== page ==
Whigham’s Wine Cellars
Whighams Wine Cellars
13 Hope Street, Edinburgh EH2 4EL
0131 225 8674 www.whighams.com
A la Carte
Starters £4.95 - £6.95 | Mains: £10.50 - £38.95 | Desserts £5.95
Cooking 6/10 | Service 4.5/5 | Flavour 4/5 | Value 4.5/5
Envy, if thy jaundiced eye,
Through this window chance to spy.
To thy sorrow thou shalt find,
All that's generous, all that's kind.
Friendship, virtue, ever grace,
Dwelling in this happy place.
Going to restaurants is like meeting people. First impressions are important. We may soon find that we have got them horribly wrong, though age and experience do tend to improve the decision making process. (Lord knows there have to be a few advantages to getting older.) Come home from a party full of strangers. There may be a few folk you might like to meet again, though you know you never will: others will have amused you with their vanity and pretensions, people to gossip or have a good laugh about.
Then there are the ones you have met a few times, fondness growing with more regular acquaintance. Though you sometimes have to be wary, as some on occasion may let you down. How many times does that have to happen before you drop them?
And then there are the old friends. You can't remember when you first met; you've known them for years; they've never deliberately been at less than their best and even if they were, well, we all have days when we're not on top form. And if you haven't seen each other for a long time, its great when they're back in town.
OK, I've probably overdone the analogy, but you get the point. Two days after lockdown rules permitted, we had lunch here, as we have done on many an occasion since Nick Henderson opened it in 1983. I searched for my previous review. It doesn't exist. How did I miss this? I also looked, as I always do, for reviews by others, to sneer at the quality of the writing, to tut loudly at poor punctuation, but mostly of course to see if there are any fascinating facts I can use. None to be found. The place is such an institution that nobody has written it up in years.
I did, however, discover the origin of the name. The lines at the top are the first verse of a Burns poem, At Whigham's Inn, Sanquhar. Anyone looking for a "mission statement" (how I hate that phrase) for a new business in the hospitality industry could do very much worse. The sign above the door boasts the year 1766. Unlikely, as the very first building in the New Town was started at the very far end of Thistle Street in 1767, but who cares?
The original place was small, narrow and subterranean. The atmospheric stone booths were built as wine cellars, hence the name. I believe at one time they were used by Young & Saunders, Edinburgh's equivalent of Fortnum & Mason, who occupied the premises which are for now home to Oddbins, across both Hope Street and Queensferry Street. The brighter dining room area was a later acquisition, a welcome alternative if you don't want to feel like you're in a hobbit's house.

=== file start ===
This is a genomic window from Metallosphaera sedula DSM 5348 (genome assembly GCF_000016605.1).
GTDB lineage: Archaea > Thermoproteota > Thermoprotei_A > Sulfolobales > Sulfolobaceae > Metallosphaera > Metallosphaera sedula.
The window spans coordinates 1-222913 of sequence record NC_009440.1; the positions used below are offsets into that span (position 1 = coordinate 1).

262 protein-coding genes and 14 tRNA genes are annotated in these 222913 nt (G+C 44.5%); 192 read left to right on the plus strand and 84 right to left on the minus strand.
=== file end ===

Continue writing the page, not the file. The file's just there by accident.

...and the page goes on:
At the moment it's a bit like visiting a chum who is convalescing. Fewer tables, obviously. Plastic screens. We'll just have to get used to these, as to face masks and visors. You don't have to wear a mask at table, but they do ask that you use one when moving around or visiting the facilities. The welcome, however, is precisely the same as you've known and enjoyed for years.
The food here has always been simple but good. A fairly short menu is in normal times supplemented with daily specials. Sensible chefs are playing it very safe just now to avoid stock going to waste. Very wise - only four tables occupied while we were there. So you have the Scottish staples, oysters, soup of the day, Cullen Skink, haggis croquettes or good smoked salmon. I note that the latter is served with something called germgrain bread. I don't know if that's gluten free. Not so long ago the menu advertised Smoked Salmon with Brown Bread: Gluten Free Option - Don't Eat the Bread! Society today is too humourless for that, I suppose.
For mains, from a menu which includes mussels and lobster, we had fish and chips - well cooked, if the fish was a little lacking in flavour, and a wonderful Goan fish curry which was the complete opposite. To finish, for now your choice is sticky toffee pudding or cheese, the latter served with a very good fruit chutney. All excellent value (if you pass on the lobster, the most expensive main is £16.95), and friendly staff, as always.
What we all must do now to bring ailing friends back to good health is to visit them. Often. Whighams would be an excellent place to start.
The name must have a connection with Whighams, the wine merchants in Ayr, latterly acquired by Corney & Barrow. They supplied the likes of Knockinaam Lodge in its early days and were one of the first to introduce Georges Duboeuf to the market.
Well, Ayr is certainly Burns country. Knockinaam at its best was splendid. I visited in the early 80s. Went back about 10 years ago and enjoyed it less, though the truly appalling weather may have been a factor.
I visited Knockinaam a couple of time shortly after it opened (early 80s) and when it was owned by Simon and Caroline Pilkington (he of the glass family). Very hospitable people, although the no-choice menu could be a challenge. The successor owners (not the current owners, I hasten add) did not have hospitality in their blood and could not have been more disobliging. I hear good reports about the current management.
I remember the Pilkingtons, though I’d forgotten about the no choice menu. I always thought that was more than a little arrogant. Even if I’m entertaining friends at home, I’ll always ask in advance if there’s anything they can’t/won’t eat. My wife becomes violently sick if she eats anything with cream in it, so that wouldn’t have been too clever.